Imperial was growing fast. Though still failing to turn a profit, its share price had risen by nearly 800 percent in the eight months since it first listed on the London Stock Exchange's AIM market in April 2005, making it one of the best new issues in Europe that year.

Yet it only caught the attention of authorities this year, on the eve of the start of oil production from two of its main fields, Snezhnoye and Maiskoye, after sinking nearly 20 billion rubles ($810 million) into the project through 2007.

The trigger was the release in March of an independent audit by DeGolyer and MacNaughton, which nearly doubled the size of the company's reserves to 800 million barrels.

Imperial's shares jumped 121 percent in two months on the news, only to drop by 30 percent in one day on April 18, when Mitvol threatened to revoke the company's main license for drilling "ridiculously small volumes" while sitting on such supposedly huge reserves. The reserves, Mitvol claimed, were overstated.

Viktor Ilyukhin, a Communist State Duma deputy, told The Moscow Times at the time that he helped initiate the inquiry into Imperial's reserves. "People from the Tomsk regional administration came to me and I saw some problems, so I asked Mitvol and the prosecutor's office to look into it," Ilyukhin said.

When contacted Monday for this article, Ilyukhin said he could not remember the incident.

"At these early stages, valuation depends not on actual business performance or financial results, but on reserves confirmations or denials," said Steven Dashevsky, an analyst at Aton brokerage who has long championed the firm's prospects.

Levine, he said, "attracted the attention of people who wanted a piece of the pie."

Mitvol, a former associate of businessman Boris Berezovsky turned outspoken state environmental official, is best known for his campaign against Shell at Sakhalin-2 last year. After wild threats of license revocations for purported environmental damage at the site, Mitvol's campaign appeared to succeed last December when Shell and its Japanese partners sold a majority stake in the project to Gazprom.

When Mitvol launched his campaign against Imperial Energy, many observers speculated that it was a state-driven attempt to muscle in on the company. Yet as the fight dragged on, and Imperial's shares flopped up and down on the heels of competing statements from Mitvol and the company, it became clear that a wider game was at play.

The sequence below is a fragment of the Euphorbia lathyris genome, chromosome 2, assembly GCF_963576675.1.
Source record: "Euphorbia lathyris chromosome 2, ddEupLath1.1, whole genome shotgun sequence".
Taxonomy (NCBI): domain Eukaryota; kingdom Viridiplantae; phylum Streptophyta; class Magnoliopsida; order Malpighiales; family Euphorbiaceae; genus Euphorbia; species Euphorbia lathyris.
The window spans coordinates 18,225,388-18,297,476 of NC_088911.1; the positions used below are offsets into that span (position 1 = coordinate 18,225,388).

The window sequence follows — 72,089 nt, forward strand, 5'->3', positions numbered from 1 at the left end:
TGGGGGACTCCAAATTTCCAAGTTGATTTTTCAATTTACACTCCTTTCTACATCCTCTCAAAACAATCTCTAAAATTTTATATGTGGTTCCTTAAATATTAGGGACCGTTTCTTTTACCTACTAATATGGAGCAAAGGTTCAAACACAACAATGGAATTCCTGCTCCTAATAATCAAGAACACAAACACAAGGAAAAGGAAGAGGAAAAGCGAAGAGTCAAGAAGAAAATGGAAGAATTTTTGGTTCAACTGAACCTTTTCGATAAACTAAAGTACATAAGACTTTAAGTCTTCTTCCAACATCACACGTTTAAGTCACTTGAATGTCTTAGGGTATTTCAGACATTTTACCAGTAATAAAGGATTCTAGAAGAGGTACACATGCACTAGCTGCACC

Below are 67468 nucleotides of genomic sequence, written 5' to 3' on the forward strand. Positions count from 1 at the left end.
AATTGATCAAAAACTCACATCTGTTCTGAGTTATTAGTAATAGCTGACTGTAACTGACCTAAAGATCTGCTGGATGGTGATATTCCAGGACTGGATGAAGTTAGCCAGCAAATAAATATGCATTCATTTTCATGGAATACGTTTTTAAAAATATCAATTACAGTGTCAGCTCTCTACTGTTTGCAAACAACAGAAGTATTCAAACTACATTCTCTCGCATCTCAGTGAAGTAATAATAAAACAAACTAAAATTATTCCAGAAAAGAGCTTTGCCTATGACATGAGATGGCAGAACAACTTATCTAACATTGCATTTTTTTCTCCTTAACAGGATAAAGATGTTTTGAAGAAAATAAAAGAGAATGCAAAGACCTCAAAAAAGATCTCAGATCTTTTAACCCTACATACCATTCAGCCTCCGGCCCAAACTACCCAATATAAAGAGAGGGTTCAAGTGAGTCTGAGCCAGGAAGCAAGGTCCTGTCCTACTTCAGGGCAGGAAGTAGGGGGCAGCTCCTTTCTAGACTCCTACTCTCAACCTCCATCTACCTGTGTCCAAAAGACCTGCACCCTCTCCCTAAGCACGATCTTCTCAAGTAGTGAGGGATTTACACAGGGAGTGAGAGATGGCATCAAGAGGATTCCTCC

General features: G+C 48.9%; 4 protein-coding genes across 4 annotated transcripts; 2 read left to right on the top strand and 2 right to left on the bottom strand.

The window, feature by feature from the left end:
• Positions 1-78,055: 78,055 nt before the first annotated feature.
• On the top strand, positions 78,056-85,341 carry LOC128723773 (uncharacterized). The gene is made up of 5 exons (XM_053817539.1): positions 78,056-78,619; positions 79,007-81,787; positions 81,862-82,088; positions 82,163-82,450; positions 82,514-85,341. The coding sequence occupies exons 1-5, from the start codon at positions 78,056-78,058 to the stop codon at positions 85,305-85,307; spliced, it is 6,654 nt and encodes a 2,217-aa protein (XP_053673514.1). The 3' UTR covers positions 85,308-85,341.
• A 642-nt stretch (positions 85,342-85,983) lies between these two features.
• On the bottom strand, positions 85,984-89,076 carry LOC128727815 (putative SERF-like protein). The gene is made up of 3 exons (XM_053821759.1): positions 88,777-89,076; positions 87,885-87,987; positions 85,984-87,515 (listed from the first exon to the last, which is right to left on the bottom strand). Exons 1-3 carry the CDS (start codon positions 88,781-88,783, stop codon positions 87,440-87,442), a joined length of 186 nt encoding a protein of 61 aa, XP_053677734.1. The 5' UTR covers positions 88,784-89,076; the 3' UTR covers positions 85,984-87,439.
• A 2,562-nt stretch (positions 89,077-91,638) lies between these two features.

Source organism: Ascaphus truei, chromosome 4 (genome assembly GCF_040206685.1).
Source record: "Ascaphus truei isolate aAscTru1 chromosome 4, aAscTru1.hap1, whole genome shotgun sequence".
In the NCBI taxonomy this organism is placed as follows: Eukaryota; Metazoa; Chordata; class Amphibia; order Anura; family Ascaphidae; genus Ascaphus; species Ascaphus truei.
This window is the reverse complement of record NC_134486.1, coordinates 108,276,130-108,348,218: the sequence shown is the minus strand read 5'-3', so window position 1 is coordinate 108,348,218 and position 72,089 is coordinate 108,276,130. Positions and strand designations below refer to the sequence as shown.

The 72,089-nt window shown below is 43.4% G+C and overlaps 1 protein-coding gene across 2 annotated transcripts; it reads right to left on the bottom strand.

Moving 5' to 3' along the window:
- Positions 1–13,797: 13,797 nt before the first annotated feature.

In July, Imperial appealed to the Financial Services Authority, the British government's markets watchdog, to investigate "certain matters affecting its share trading and share price."

Mitvol, in a telephone interview, denied that he had sought to capitalize on the success of his campaign against Sakhalin-2 to reap financial gain from the Imperial affair. He declined to comment further on the company.

Levine has his own explanations for why the spotlight shined so suddenly on his company this year. "How about the word 'jealousy'?" he said.

"For a small company with 800 million barrels of reserves, they went from floating under the radar to arriving very quickly on the stage, and that brought it into the line of fire," said Adrian Wood, an energy analyst at UBS in London.

"It has been a bad year for independent foreign companies in Russia. They were, in a sense, seen as prospecting with the country's minerals and resources wealth," Wood said.

The interest shown by authorities in small independent oil explorers this year has not been confined to Imperial, as a string of British- and U.S.-based firms have faced license revocations and queries, plus other checkups from officials.

The case of Imperial shows that the Kremlin's rules of the game pertaining to large-scale projects in the strategic oil sector have made their mark on even the minnows in the industry, prompting a wide-scale internalization of the fact that the Kremlin holds sway over all.